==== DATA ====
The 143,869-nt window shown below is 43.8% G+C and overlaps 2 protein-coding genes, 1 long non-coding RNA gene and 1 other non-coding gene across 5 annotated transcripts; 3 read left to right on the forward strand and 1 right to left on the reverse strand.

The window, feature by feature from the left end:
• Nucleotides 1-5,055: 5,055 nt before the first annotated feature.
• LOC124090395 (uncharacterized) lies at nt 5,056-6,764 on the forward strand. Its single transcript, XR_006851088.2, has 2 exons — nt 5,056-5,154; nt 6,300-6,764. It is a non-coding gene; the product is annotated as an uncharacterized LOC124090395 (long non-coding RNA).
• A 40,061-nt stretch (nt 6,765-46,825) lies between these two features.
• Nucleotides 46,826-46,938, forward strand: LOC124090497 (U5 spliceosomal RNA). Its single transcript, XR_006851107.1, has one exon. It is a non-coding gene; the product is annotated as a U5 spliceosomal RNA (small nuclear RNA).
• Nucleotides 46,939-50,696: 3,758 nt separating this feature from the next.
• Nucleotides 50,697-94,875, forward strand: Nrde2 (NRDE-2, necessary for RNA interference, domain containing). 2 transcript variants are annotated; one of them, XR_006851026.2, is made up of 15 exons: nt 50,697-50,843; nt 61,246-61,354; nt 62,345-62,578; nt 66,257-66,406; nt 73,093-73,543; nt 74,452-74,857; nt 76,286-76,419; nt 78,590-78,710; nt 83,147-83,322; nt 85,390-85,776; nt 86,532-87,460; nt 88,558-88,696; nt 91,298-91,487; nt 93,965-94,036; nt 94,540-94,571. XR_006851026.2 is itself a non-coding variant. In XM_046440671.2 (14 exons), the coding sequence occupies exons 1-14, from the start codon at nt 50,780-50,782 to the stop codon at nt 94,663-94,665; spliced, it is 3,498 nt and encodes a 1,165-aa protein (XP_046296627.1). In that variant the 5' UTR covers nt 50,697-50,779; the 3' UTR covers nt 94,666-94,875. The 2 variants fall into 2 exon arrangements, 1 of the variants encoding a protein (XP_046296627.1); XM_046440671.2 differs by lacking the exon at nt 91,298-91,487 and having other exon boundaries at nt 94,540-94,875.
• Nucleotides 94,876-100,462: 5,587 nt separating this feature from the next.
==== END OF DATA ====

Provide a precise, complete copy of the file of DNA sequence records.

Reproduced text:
The 143,869-nt window shown below is 43.8% G+C and overlaps 2 protein-coding genes, 1 long non-coding RNA gene and 1 other non-coding gene across 5 annotated transcripts; 3 read left to right on the forward strand and 1 right to left on the reverse strand.

The window, feature by feature from the left end:
• Nucleotides 1-5,055: 5,055 nt before the first annotated feature.
• LOC124090395 (uncharacterized) lies at nt 5,056-6,764 on the forward strand. Its single transcript, XR_006851088.2, has 2 exons — nt 5,056-5,154; nt 6,300-6,764. It is a non-coding gene; the product is annotated as an uncharacterized LOC124090395 (long non-coding RNA).
• A 40,061-nt stretch (nt 6,765-46,825) lies between these two features.
• Nucleotides 46,826-46,938, forward strand: LOC124090497 (U5 spliceosomal RNA). Its single transcript, XR_006851107.1, has one exon. It is a non-coding gene; the product is annotated as a U5 spliceosomal RNA (small nuclear RNA).
• Nucleotides 46,939-50,696: 3,758 nt separating this feature from the next.
• Nucleotides 50,697-94,875, forward strand: Nrde2 (NRDE-2, necessary for RNA interference, domain containing). 2 transcript variants are annotated; one of them, XR_006851026.2, is made up of 15 exons: nt 50,697-50,843; nt 61,246-61,354; nt 62,345-62,578; nt 66,257-66,406; nt 73,093-73,543; nt 74,452-74,857; nt 76,286-76,419; nt 78,590-78,710; nt 83,147-83,322; nt 85,390-85,776; nt 86,532-87,460; nt 88,558-88,696; nt 91,298-91,487; nt 93,965-94,036; nt 94,540-94,571. XR_006851026.2 is itself a non-coding variant. In XM_046440671.2 (14 exons), the coding sequence occupies exons 1-14, from the start codon at nt 50,780-50,782 to the stop codon at nt 94,663-94,665; spliced, it is 3,498 nt and encodes a 1,165-aa protein (XP_046296627.1). In that variant the 5' UTR covers nt 50,697-50,779; the 3' UTR covers nt 94,666-94,875. The 2 variants fall into 2 exon arrangements, 1 of the variants encoding a protein (XP_046296627.1); XM_046440671.2 differs by lacking the exon at nt 91,298-91,487 and having other exon boundaries at nt 94,540-94,875.
• Nucleotides 94,876-100,462: 5,587 nt separating this feature from the next.